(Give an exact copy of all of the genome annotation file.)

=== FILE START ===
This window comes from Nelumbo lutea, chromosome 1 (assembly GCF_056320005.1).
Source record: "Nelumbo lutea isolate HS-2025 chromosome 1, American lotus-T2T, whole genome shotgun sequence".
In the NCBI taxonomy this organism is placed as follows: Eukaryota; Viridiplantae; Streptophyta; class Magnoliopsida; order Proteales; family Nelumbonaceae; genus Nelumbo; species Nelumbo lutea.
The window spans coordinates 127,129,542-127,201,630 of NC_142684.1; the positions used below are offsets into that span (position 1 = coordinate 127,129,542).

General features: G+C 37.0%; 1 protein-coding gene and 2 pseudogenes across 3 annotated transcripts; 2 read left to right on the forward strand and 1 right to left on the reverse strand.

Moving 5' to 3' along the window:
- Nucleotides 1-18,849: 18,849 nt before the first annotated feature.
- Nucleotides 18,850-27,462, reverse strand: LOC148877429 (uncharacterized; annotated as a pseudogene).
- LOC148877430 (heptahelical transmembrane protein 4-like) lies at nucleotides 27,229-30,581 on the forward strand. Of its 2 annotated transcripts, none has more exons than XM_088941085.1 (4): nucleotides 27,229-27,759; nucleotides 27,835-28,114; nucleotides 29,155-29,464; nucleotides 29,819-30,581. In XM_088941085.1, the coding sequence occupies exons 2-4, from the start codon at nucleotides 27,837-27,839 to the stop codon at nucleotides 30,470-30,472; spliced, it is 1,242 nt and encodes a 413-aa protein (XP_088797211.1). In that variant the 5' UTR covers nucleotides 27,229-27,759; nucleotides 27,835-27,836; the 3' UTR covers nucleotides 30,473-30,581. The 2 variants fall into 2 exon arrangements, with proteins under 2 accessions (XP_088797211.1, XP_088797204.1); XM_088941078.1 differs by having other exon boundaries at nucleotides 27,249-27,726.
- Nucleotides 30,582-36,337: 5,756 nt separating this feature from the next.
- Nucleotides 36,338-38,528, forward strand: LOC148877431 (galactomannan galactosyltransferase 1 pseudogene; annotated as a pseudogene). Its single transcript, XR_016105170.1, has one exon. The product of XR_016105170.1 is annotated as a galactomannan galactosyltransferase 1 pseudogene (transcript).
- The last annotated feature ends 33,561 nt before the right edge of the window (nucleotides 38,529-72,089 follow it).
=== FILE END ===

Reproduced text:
This window comes from Nelumbo lutea, chromosome 1 (assembly GCF_056320005.1).
Source record: "Nelumbo lutea isolate HS-2025 chromosome 1, American lotus-T2T, whole genome shotgun sequence".
In the NCBI taxonomy this organism is placed as follows: Eukaryota; Viridiplantae; Streptophyta; class Magnoliopsida; order Proteales; family Nelumbonaceae; genus Nelumbo; species Nelumbo lutea.
The window spans coordinates 127,129,542-127,201,630 of NC_142684.1; the positions used below are offsets into that span (position 1 = coordinate 127,129,542).

General features: G+C 37.0%; 1 protein-coding gene and 2 pseudogenes across 3 annotated transcripts; 2 read left to right on the forward strand and 1 right to left on the reverse strand.

Moving 5' to 3' along the window:
- Nucleotides 1-18,849: 18,849 nt before the first annotated feature.
- Nucleotides 18,850-27,462, reverse strand: LOC148877429 (uncharacterized; annotated as a pseudogene).
- LOC148877430 (heptahelical transmembrane protein 4-like) lies at nucleotides 27,229-30,581 on the forward strand. Of its 2 annotated transcripts, none has more exons than XM_088941085.1 (4): nucleotides 27,229-27,759; nucleotides 27,835-28,114; nucleotides 29,155-29,464; nucleotides 29,819-30,581. In XM_088941085.1, the coding sequence occupies exons 2-4, from the start codon at nucleotides 27,837-27,839 to the stop codon at nucleotides 30,470-30,472; spliced, it is 1,242 nt and encodes a 413-aa protein (XP_088797211.1). In that variant the 5' UTR covers nucleotides 27,229-27,759; nucleotides 27,835-27,836; the 3' UTR covers nucleotides 30,473-30,581. The 2 variants fall into 2 exon arrangements, with proteins under 2 accessions (XP_088797211.1, XP_088797204.1); XM_088941078.1 differs by having other exon boundaries at nucleotides 27,249-27,726.
- Nucleotides 30,582-36,337: 5,756 nt separating this feature from the next.
- Nucleotides 36,338-38,528, forward strand: LOC148877431 (galactomannan galactosyltransferase 1 pseudogene; annotated as a pseudogene). Its single transcript, XR_016105170.1, has one exon. The product of XR_016105170.1 is annotated as a galactomannan galactosyltransferase 1 pseudogene (transcript).
- The last annotated feature ends 33,561 nt before the right edge of the window (nucleotides 38,529-72,089 follow it).